YA Wednesday: "Rapture Practice"
What if you didn't see a movie until you were fifteen? Or were forbidden to listen to popular music when you were a teenager? Sounds a little like Footloose, but, in fact, that was Aaron Hartzler's life. And we get to read about it in his fantastic book, Rapture Practice.
Hartlzer grew up truly excited for the Rapture, playing the piano in church, and following the plan his parents, particularly his father, laid out for his life. The snake in Aaron's Garden of Eden came in the form of bible camp--as unlikely as that seems--and the apple was The Hunt for Red October.
Hartzler's coming-of-age memoir is funny, laugh-out-loud funny at times, and his slide into "sin" is fraught with a combination of thrill and guilt because his love for his parents and desire to please them is 100% genuine. We picked Rapture Practice as our YA Best Books of the Month spotlight for April and after reading it I wanted to hear more about that first movie experience, so we asked Aaron Hartzler to write a little something for us. The picture of the ticket stub you see below? That is THE ticket. Read on...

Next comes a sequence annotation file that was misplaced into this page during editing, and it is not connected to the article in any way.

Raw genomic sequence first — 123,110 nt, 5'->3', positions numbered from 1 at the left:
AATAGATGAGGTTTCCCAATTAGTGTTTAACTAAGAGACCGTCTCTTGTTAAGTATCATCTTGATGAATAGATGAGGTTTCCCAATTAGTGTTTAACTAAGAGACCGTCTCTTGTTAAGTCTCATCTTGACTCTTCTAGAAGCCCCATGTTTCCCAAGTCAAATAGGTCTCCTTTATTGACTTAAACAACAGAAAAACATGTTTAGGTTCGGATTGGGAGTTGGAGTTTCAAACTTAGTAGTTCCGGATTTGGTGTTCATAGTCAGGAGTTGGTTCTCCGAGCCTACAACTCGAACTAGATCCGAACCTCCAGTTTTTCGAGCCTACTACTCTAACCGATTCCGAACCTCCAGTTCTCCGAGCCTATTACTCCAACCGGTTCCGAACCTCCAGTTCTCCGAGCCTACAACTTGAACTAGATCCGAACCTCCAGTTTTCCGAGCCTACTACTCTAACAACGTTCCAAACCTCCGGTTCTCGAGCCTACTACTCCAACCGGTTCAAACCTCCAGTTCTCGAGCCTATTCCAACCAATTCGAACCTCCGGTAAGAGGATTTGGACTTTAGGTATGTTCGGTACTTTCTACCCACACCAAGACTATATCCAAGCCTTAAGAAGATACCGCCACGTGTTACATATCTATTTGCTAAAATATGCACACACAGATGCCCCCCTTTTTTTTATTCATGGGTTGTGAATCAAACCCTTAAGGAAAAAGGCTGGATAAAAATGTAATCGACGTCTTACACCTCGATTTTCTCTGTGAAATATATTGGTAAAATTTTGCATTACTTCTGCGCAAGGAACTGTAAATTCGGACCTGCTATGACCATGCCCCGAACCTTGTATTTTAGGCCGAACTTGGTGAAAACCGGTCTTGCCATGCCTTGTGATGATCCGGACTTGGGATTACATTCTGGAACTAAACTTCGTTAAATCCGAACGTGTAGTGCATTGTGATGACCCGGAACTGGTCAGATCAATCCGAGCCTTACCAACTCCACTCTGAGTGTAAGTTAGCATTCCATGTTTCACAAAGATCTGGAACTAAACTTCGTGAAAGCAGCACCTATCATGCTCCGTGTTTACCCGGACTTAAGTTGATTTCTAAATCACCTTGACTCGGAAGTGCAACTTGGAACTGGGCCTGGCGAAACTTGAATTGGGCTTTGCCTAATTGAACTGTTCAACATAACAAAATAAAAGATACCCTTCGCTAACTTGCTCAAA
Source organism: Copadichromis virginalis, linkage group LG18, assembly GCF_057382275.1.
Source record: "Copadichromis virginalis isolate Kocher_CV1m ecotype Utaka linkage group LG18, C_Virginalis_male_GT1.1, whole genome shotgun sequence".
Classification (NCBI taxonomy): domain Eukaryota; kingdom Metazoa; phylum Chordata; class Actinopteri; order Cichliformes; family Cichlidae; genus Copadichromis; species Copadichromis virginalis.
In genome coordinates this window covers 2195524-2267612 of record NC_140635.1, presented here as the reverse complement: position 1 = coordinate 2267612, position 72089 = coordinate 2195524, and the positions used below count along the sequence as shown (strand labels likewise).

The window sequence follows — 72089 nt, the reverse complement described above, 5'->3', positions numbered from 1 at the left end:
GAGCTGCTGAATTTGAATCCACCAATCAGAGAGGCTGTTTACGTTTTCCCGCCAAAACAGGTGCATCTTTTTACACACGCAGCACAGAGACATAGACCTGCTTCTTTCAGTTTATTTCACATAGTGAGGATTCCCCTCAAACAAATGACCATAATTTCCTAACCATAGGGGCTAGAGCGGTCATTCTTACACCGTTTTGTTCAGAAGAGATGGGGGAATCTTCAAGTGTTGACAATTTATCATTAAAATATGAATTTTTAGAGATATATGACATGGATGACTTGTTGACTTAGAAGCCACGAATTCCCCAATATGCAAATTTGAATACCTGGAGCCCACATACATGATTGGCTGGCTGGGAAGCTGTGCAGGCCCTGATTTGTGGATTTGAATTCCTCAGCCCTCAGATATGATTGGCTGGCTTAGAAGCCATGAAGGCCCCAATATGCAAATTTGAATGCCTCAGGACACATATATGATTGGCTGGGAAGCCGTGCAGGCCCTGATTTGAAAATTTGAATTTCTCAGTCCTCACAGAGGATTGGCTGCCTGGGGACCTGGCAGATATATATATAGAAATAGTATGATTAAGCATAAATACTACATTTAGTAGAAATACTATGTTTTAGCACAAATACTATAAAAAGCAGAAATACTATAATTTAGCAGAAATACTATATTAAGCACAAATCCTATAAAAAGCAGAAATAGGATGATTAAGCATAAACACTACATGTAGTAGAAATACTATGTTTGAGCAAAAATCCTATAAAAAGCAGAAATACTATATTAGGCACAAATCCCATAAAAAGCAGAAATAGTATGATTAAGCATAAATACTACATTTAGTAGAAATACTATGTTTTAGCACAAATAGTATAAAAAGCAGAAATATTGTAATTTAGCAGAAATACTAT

Unless Jesus comes back in the next two minutes, I am going to break one of Mom and Dad’s biggest rules. My cheeks are hot. I feel out of breath. A drop of sweat trickles down my back, but the girl behind the glass doesn’t even look up at me. She has no idea what is happening in my head, what a big deal this is for me. She couldn’t be less interested.
I slide a five‑dollar bill under the window. She hands back a small yellow ticket between neon nails so long they curve.
“Enjoy the show.”
I take a deep breath.
I take a look over my shoulder.
I take the ticket.
[From Rapture Practice by Aaron Hartzler]
I didn’t see a movie in a movie theater until I was 15 years old. My mom and dad felt that most movies were not pleasing to God, so I wasn’t allowed to go. And yet, when I stood on that curb at the theater with all of my friends from camp that summer, all of those warnings were no match for the thrill of taking my seat in a darkened room, and watching the opening credits. My heart was racing, and my hand was sweaty as I clung to that little yellow ticket stub.
I saved the tickets for every movie I saw that summer. They looked like little carnival ride tickets back then—the kind you win playing ski ball and trade for prizes. This was before they printed the name and date of the film on the ticket, so I wrote it on each one. Eventually, I lost the rest, but I still carry that first little yellow ticket around in my wallet. It’s a symbol of the day I started to make my own decisions—for better or for worse; the day I knew my life was going to be different than the one that had been imagined for me by others. That little yellow scrap felt like more than just a ticket to a movie; it felt like a ticket to freedom.
Looking back, I’m certain that it was.